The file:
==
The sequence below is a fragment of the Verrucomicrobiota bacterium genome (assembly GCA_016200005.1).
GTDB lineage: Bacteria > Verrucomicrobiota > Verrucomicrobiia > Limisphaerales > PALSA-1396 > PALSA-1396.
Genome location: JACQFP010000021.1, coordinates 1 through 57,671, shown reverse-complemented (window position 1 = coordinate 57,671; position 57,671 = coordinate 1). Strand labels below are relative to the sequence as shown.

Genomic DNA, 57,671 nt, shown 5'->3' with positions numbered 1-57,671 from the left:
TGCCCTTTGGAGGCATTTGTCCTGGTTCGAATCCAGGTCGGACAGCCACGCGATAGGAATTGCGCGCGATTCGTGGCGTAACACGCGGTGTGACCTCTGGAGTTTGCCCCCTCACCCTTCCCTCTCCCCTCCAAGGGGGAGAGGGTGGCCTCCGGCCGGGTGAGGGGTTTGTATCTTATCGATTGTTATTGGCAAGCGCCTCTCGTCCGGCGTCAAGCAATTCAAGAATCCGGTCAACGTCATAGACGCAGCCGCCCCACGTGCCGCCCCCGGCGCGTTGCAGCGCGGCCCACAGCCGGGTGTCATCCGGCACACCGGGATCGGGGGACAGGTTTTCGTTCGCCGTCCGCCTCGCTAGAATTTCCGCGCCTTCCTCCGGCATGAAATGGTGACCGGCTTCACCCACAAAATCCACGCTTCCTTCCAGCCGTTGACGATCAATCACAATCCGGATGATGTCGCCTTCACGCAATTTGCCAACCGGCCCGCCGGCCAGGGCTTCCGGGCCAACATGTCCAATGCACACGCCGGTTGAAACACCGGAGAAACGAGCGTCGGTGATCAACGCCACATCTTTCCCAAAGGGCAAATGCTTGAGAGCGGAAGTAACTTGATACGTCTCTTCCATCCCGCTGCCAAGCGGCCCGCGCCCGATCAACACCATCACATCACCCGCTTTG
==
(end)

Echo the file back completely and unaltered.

The sequence below is a fragment of the Verrucomicrobiota bacterium genome (assembly GCA_016200005.1).
GTDB lineage: Bacteria > Verrucomicrobiota > Verrucomicrobiia > Limisphaerales > PALSA-1396 > PALSA-1396.
Genome location: JACQFP010000021.1, coordinates 1 through 57,671, shown reverse-complemented (window position 1 = coordinate 57,671; position 57,671 = coordinate 1). Strand labels below are relative to the sequence as shown.

Genomic DNA, 57,671 nt, shown 5'->3' with positions numbered 1-57,671 from the left:
TGCCCTTTGGAGGCATTTGTCCTGGTTCGAATCCAGGTCGGACAGCCACGCGATAGGAATTGCGCGCGATTCGTGGCGTAACACGCGGTGTGACCTCTGGAGTTTGCCCCCTCACCCTTCCCTCTCCCCTCCAAGGGGGAGAGGGTGGCCTCCGGCCGGGTGAGGGGTTTGTATCTTATCGATTGTTATTGGCAAGCGCCTCTCGTCCGGCGTCAAGCAATTCAAGAATCCGGTCAACGTCATAGACGCAGCCGCCCCACGTGCCGCCCCCGGCGCGTTGCAGCGCGGCCCACAGCCGGGTGTCATCCGGCACACCGGGATCGGGGGACAGGTTTTCGTTCGCCGTCCGCCTCGCTAGAATTTCCGCGCCTTCCTCCGGCATGAAATGGTGACCGGCTTCACCCACAAAATCCACGCTTCCTTCCAGCCGTTGACGATCAATCACAATCCGGATGATGTCGCCTTCACGCAATTTGCCAACCGGCCCGCCGGCCAGGGCTTCCGGGCCAACATGTCCAATGCACACGCCGGTTGAAACACCGGAGAAACGAGCGTCGGTGATCAACGCCACATCTTTCCCAAAGGGCAAATGCTTGAGAGCGGAAGTAACTTGATACGTCTCTTCCATCCCGCTGCCAAGCGGCCCGCGCCCGATCAACACCATCACATCACCCGCTTTG